Article Media
United States military veterans in front of the American flag

Assistive technology toolkit for veterans with PTSD

Additional resources:

The commonality of post-traumatic stress disorder (PTSD) in veterans ranges by service era and type of service. Roughly 12-30 percent of veterans from active operations experience PTSD in their lifetime. Additional stressors that can contribute to PTSD and mental health problems after service may also include your active duty and responsibilities, politics, the type of opposition you face and where the war is located.

Some veterans may also experience PTSD from military sexual trauma (MST). It is estimated that 55 out of 100 women and 38 out of 100 men experience sexual harassment while in the military.

PTSD is diagnosed when symptoms last for more than a month, cause significant distress and interfere with a person’s ability for daily functioning. Symptoms range in severity on a case-by-case basis and may occur shortly after their PTSD-inducing experience, or years later. Symptoms include:

  • Intrusive thoughts, memories, distressing dreams or flashbacks of the event.
  • Avoidance of people, places, activities, objects and situations that remind the individual of, or trigger, distressing memories. Veterans with PTSD may also resist and avoid discussing the event, or any feelings they may have about it.
  • Alterations in cognition and mood. This may include loss of memory and negative thoughts and feelings or distorted beliefs about oneself or others. Feelings may also include blame, fear, horror, anger, guilt, detachment or shame. Veterans with PTSD may also lose interest in activities they previously enjoyed or may experience a feeling of inability to experience positive emotions such as happiness or satisfaction.
  • Alterations in arousal and reactivity may include being irritable, having angry outbursts, reckless or self-destructive behavior, being overly suspicious or watchful of one’s surroundings. It may also include being easily startled or having issues with concentration or sleep.

Furthermore, veterans who experience PTSD may also experience related conditions such as depression, memory issues, substance abuse and other physical and mental health problems.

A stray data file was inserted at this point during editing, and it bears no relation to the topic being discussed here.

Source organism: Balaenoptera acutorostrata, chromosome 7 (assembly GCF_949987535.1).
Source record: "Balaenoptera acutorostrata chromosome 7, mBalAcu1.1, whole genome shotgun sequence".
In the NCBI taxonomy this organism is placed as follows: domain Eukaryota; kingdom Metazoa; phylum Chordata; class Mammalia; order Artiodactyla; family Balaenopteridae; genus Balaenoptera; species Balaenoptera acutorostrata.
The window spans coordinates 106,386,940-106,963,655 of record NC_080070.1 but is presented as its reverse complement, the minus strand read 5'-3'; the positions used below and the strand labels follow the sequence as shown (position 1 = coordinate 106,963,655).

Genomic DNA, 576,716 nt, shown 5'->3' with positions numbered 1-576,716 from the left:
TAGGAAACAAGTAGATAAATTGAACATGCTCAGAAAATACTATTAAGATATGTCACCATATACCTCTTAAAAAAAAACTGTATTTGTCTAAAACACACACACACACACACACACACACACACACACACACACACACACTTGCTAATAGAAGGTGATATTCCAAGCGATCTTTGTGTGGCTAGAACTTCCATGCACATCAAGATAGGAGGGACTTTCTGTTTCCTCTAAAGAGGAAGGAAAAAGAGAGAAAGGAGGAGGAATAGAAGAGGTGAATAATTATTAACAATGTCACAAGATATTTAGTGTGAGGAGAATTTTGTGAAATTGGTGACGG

For some, PTSD symptoms may subside over time, while others may need treatment. Common traditional treatments for PTSD include:

  • Cognitive processing and talk therapy
  • Prolonged exposure therapy
  • Stress inoculation therapy
  • Group therapy
  • Medication
  • Alternative therapies such as acupuncture and animal-assisted therapy

Recent studies on PTSD care and treatment include the role of digital technology in PTSD treatments. Digital technology-based applications can provide more accessible treatment for veterans with PTSD and may include virtual telehealth, internet-based intervention, mobile apps, wearable technology, virtual experience with AR and games as well as other digital media. 

This resource guide will examine different digital therapy tools and provide resources that can be used by veterans with PTSD alongside treatment.

Mobile applications for managing PTSD

Studies on the advancement of mobile health apps and their use for the treatment of PTSD show that mobile apps can provide access to treatment that typically or otherwise must overcome geographic, temporal, financial and cultural barriers. The research into the efficacy of mobile health apps for PTSD is ongoing. Keeping this in mind, the study finds the following benefits to using mobile health apps:

  • Improves access to care
  • Makes it easier for patients to access information about their diagnosis and treatment